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History

During World War II, the soldiers of the 100th Infantry Battalion, 442nd Regimental Combat Team, and the Military Intelligence Service were Japanese Americans determined to prove their loyalty as United States citizens.

These soldiers came from Hawaiian plantations and American incarceration camps on the mainland to demonstrate their honor. The 100th Infantry Battalion/442nd Regimental Combat team became the most highly decorated unit for its size and length of service in American military history. Meanwhile, the Military Intelligence Service is credited with shortening the War in the Pacific Theater by two years.

"Go For Broke" was the motto of the 442nd Regimental Combat Team, an Army unit comprised of Japanese Americans from Hawaii and the mainland United States. For high-rolling gamblers in Hawaii in the 1940s, it was slang for "shooting the works," or risking everything for the big win. For the Nisei soldiers, "go for broke" meant that they would put everything on the line to win the war against the Germans in Europe, and the war against racial prejudice at home.

In 1989, a group of Japanese American World War II veterans sought to bring recognition to the Nisei men who had served with them, and established the 100th/442nd/MIS World War II Memorial Foundation.

On June 5, 1999, the Go For Broke Monument was dedicated in Los Angeles. The granite monument remains a striking tribute to the Nisei soldiers who fought overseas during World War II.

Today, the Foundation, renamed Go For Broke National Education Center, continues to share the legacy of the Nisei veterans and the Japanese American World War II experience through Go For Broke National Education Center's Defining Courage Exhibition, traveling exhibitions, public programs, oral history and archival collections, lesson plans, and school tours.

We hope to inspire future generations to live the core values embodied by these Nisei soldiers: courage, humility, self-sacrifice, integrity, equality, and patriotism.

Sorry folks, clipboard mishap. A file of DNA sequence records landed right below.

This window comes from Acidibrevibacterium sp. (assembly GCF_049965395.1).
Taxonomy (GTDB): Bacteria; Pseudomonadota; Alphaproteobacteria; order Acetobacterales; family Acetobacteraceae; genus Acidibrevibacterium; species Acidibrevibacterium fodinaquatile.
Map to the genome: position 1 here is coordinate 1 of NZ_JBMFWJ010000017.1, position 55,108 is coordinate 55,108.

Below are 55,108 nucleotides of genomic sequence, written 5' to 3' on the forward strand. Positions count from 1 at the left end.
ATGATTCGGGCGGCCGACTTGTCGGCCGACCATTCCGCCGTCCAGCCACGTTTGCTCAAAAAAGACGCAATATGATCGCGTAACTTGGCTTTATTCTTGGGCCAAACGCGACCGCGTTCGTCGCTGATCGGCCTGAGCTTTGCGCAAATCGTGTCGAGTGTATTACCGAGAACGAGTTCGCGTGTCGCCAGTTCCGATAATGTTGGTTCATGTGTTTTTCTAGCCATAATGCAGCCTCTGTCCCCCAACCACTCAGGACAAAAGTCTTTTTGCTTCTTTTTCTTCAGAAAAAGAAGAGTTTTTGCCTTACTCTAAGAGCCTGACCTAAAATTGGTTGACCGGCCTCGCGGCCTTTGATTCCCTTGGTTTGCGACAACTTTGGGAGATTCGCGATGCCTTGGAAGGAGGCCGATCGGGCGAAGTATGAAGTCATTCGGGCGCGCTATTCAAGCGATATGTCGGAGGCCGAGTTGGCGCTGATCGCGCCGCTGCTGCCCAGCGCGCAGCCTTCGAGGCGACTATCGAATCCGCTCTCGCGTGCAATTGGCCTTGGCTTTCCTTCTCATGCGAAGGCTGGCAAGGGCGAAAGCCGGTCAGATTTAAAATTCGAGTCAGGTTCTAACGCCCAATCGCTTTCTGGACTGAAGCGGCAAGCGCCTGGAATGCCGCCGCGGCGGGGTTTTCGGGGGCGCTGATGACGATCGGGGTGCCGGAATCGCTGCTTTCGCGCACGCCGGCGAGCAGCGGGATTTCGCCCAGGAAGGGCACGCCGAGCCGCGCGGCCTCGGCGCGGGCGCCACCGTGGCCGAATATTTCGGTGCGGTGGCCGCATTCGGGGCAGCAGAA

Oral histories are recorded with studio-quality camera and sound equipment, and video clips from our collection have been used by the Smithsonian Institution, National Park Service, Japanese American National Museum, Museum of Tolerance, and in many film documentaries, exhibits, and newscasts.

A mission of profound significance

In 1986, a group of Japanese Americans who had served in military units during World War II - despite overwhelming prejudice against them - embarked on a mission that would prove to be one of the most important and rewarding missions of their lives.

Co-founders Col. (Ret.) Young Oak Kim (left) and Buddy Mamiya were on a mission, with the help of fellow veterans, to build a lasting tribute to the Japanese American soldiers who served in World War II.

Led by Colonel (Ret.) Young Oak Kim and Yoshio Buddy "Y.B." Mamiya, the group sought to bring recognition to the Nisei men who had served with them. The national loyalty of these Nisei had been questioned during wartime. The impact of this distrust on their lives, and the lives of those around them, had been devastating, and was still felt. Yet despite this, these men had far surpassed the challenge to their allegiance through acts of extraordinary valor.

Nearly forty years after the war's end, they remained largely unacknowledged by the government and unknown to most Americans.

A decade of dedication

In 1989, the 100th/442nd/MIS World War II Memorial Foundation was established. Over the next ten years, the Foundation worked tirelessly to raise awareness about the Nisei veterans. They held their first teachers' training workshop, began an oral history program, and through a grassroots movement, raised funds for a monument to honor their fellow Nisei veterans.

A monumental task accomplished

On June 5, 1999, the Go For Broke Monument was dedicated in Los Angeles. Reflecting their motto to "go for broke," or give it their all, the granite monument remains a striking tribute to the Nisei soldiers who fought overseas in World War II. With the monument in place, the Foundation shifted its focus to preserving the veterans' histories so that others might learn from their experiences.

In 1998 the iconic shape of the Go For Broke Monument began to take form. A determined, 10-year grassroots effort by hundreds of veterans and their families had raised $3 million for the monument's design and construction.

A focus on education

Today, the Foundation, renamed Go For Broke National Education Center, continues its work of educational outreach to share the legacy of the Nisei veterans.

Collaborating with organizations that share our vision, including the Museum of Tolerance in Los Angeles, the Japanese American National Museum, the National Veterans Network, and Japanese American veterans clubs throughout the country, we continue to promote educational programs about the Japanese American World War II experience. Through these life stories, we hope to inspire today's generation and those of tomorrow to live the core values embodied by these Nisei soldiers: courage, humility, self-sacrifice, integrity, equality, patriotism.


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